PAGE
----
Assistant Professor of the Practice of Pastoral Theology and World Christianity
Duke Divinity School
Durham, NC 27708-0968
B.A. (Hons.) University of Ghana
M.T.S. Harvard Divinity School
Ph.D. Princeton Theological Seminary
Professor Acolatse’s teaching and research cover four main areas: 1) the intersection of psychology and Christian thought, with a particular interest in the gendered body and Christian experience; 2) methodological and hermeneutical issues in the practice of Christian life and the reception of Christian theology, both historical and systematic; 3) the relevance of these themes in the global expression of Christianity; and 4) the search for a common language for the expression and articulation of World Christianity.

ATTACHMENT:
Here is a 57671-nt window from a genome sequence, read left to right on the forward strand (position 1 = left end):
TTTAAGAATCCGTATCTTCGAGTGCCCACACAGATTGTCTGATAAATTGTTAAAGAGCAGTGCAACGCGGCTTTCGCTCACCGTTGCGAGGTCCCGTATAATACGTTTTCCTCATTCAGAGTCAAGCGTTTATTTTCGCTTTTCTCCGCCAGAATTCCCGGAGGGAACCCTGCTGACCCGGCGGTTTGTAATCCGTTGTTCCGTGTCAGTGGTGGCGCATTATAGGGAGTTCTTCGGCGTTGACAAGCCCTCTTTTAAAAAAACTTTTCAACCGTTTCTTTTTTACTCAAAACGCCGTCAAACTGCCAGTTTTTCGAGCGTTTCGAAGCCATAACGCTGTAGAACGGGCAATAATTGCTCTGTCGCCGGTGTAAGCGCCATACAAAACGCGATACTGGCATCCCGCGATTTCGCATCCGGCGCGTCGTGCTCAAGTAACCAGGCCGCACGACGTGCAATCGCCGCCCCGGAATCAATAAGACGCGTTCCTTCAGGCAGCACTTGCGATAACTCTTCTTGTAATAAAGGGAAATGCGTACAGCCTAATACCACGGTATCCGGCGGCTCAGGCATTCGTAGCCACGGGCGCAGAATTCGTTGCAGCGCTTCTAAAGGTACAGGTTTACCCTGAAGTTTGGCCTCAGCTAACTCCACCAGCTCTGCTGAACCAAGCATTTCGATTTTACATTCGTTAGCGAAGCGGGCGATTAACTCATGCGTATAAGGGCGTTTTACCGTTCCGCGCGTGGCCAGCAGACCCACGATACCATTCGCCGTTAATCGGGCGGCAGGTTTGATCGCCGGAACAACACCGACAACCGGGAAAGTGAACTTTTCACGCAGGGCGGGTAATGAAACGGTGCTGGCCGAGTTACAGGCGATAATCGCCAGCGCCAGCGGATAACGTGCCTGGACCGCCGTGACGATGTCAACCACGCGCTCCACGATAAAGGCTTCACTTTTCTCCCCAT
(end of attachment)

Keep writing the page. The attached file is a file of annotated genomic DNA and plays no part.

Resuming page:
Her book For Freedom or Bondage: A Critique of African Pastoral Practices (Eerdmans 2014) explores the pitfalls of overvaluing the spiritual world and the language of principalities and powers in biblical interpretation and pastoral practice, themes that have been central to the global expansion of Pentecostal and charismatic Christianity. Her next book project, Fleeing from the Spirit?:Biblical Realism and the Demands of Contextual Theology, continues a much needed conversation between African and Western theological interpretations of other aspects of these themes, and presses the argument that the Christian South and its Western counterpart must both attend to the ways in which their respective worldviews fall short of a thoroughgoing biblical realism. It draws on the African theological and cultural context in ways that move us beyond certain idealized accounts of African Christianity toward more realistic contributions that African Christianity can make to the global experience and expression of Christianity.